Amidst a growing controversy surrounding comedian Russell Brand, video platform Rumble has taken a stand against the UK Parliament’s push to penalize the commentator based on recent allegations. The chair of the Culture, Media and Sport Committee says that she is “concerned” that Brand may be able to profit from his work online.
Last week, The Times and Channel 4’s Dispatches covered serious allegations of assault against Russell Brand. While the comedian has yet to be convicted of any wrongdoing and whether the anonymous accusers are victims is yet to be determined, several major platforms, including YouTube, Netflix, and BBC iPlayer, took swift action, either demonetizing or removing Brand’s content.
“We would be grateful if you could confirm whether Mr Brand is able to monetise his content, including his videos relating to the serious accusations against him. If so, we would like to know whether Rumble intends to join YouTube in suspending Mr Brand’s ability to earn money on the platform,” wrote Dame Caroline Dinenage, in the brazen letter.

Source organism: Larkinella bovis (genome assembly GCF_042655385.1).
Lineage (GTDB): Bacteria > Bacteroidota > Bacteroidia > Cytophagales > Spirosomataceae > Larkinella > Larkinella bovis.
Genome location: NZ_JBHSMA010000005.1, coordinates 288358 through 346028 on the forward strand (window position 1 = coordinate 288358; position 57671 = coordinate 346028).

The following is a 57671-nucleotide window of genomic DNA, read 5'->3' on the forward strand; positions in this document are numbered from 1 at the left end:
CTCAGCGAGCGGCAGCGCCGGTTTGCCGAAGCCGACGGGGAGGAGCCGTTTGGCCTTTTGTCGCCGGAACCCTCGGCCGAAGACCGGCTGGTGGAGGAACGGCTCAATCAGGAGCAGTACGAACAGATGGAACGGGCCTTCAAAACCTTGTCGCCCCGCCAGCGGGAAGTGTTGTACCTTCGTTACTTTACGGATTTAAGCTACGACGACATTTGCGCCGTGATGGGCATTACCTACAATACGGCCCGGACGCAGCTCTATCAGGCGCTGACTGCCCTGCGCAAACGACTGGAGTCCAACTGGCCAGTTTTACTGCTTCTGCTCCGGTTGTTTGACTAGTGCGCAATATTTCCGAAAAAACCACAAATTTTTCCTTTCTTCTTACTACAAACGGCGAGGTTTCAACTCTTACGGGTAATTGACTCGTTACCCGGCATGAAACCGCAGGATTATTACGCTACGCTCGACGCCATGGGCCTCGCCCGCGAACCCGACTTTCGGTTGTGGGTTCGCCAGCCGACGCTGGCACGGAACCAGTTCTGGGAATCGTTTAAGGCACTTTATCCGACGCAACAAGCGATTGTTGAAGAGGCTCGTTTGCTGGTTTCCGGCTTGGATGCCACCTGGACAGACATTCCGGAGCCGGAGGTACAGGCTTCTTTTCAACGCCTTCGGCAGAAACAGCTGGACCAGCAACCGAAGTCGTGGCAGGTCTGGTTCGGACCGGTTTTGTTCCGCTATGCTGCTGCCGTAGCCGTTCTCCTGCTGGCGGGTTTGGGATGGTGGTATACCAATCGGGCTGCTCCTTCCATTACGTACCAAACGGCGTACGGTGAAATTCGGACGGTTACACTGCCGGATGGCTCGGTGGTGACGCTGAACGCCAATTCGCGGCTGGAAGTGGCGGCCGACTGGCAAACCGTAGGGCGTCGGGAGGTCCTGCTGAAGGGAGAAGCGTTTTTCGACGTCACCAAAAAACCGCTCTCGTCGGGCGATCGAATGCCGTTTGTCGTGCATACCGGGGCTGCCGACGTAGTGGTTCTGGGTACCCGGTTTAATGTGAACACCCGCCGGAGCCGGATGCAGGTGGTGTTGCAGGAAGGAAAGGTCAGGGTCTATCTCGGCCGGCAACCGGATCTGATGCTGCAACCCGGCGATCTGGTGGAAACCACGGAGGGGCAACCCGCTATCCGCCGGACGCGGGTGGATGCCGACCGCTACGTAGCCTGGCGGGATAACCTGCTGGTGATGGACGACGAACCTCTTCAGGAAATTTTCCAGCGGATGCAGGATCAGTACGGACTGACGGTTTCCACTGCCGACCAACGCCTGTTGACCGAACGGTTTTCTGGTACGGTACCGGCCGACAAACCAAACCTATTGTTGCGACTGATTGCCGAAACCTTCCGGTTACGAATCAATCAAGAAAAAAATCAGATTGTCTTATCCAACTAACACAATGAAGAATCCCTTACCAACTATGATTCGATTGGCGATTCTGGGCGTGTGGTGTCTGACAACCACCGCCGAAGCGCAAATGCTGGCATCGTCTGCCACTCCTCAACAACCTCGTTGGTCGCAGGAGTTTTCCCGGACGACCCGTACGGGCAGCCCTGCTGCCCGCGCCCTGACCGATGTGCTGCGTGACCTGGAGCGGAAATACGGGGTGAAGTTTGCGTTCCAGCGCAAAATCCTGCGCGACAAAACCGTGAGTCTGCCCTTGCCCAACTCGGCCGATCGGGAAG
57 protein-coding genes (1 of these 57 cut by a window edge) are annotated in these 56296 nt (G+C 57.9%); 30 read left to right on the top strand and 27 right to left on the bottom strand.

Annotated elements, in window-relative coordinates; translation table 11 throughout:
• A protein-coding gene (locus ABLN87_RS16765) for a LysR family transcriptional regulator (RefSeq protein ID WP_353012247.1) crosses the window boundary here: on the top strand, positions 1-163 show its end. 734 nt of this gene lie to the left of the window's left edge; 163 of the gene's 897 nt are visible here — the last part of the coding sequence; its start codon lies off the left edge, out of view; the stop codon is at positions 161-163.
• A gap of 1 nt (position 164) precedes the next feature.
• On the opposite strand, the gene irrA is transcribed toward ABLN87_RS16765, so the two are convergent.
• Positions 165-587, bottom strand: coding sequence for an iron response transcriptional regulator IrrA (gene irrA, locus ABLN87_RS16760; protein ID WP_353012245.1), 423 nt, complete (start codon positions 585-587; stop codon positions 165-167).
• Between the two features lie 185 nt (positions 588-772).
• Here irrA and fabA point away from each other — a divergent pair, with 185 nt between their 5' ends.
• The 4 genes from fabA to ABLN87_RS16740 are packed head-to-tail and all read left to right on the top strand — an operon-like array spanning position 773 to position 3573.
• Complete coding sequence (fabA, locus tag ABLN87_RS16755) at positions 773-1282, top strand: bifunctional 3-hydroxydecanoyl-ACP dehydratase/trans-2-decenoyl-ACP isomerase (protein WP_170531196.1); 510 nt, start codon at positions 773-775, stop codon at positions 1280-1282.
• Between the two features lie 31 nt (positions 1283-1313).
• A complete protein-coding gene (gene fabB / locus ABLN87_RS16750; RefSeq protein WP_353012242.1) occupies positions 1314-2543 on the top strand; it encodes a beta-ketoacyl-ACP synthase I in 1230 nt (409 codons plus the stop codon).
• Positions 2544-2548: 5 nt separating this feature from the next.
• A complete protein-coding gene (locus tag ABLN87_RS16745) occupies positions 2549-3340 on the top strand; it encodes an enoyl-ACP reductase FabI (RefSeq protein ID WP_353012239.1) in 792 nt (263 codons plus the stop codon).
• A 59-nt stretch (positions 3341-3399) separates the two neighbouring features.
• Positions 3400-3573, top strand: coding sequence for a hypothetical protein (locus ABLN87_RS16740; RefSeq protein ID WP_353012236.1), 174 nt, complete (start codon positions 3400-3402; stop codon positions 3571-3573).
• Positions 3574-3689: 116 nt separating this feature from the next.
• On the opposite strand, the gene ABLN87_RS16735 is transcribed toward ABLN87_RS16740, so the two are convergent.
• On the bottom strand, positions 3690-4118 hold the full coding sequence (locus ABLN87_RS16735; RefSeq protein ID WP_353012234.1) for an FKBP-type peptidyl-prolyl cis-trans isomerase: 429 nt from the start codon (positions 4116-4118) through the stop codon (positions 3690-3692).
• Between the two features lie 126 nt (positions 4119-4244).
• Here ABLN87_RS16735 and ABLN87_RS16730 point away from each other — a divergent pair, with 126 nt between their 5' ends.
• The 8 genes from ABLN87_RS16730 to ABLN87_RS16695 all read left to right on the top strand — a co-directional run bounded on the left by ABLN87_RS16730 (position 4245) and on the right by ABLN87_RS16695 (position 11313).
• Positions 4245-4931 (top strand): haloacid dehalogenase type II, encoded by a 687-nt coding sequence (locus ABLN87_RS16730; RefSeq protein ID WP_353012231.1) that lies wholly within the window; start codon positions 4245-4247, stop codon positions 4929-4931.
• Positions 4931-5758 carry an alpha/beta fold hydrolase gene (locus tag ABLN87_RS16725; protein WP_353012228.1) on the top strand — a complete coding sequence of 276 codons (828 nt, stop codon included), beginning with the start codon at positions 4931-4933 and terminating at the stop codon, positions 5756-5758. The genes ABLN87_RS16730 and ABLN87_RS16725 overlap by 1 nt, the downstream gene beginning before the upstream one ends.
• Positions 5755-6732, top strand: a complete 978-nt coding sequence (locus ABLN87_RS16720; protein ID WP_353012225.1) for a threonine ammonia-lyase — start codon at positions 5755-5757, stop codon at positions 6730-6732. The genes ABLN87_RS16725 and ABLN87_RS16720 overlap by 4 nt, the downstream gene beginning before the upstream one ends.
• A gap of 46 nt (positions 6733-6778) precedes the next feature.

“We would also like to know what Rumble is doing to ensure that creators are not able to use the platform to undermine the welfare of victims of inappropriate and potentially illegal behaviour.”
Rumble, however, has chosen a different route from the other platforms. In response to an inquiry by the UK’s Culture, Media and Sport Committee regarding Brand’s monetization on the platform, Rumble CEO Chris Pavlovski issued a statement emphasizing the company’s commitment to a free internet.
In a clear stance against cancel culture and rushes to judgement, Pavlovski responded, stressing that allegations against Brand have no connection with his content on Rumble. He pointed out the importance of a free internet, “where no one arbitrarily dictates which ideas can or cannot be heard.”…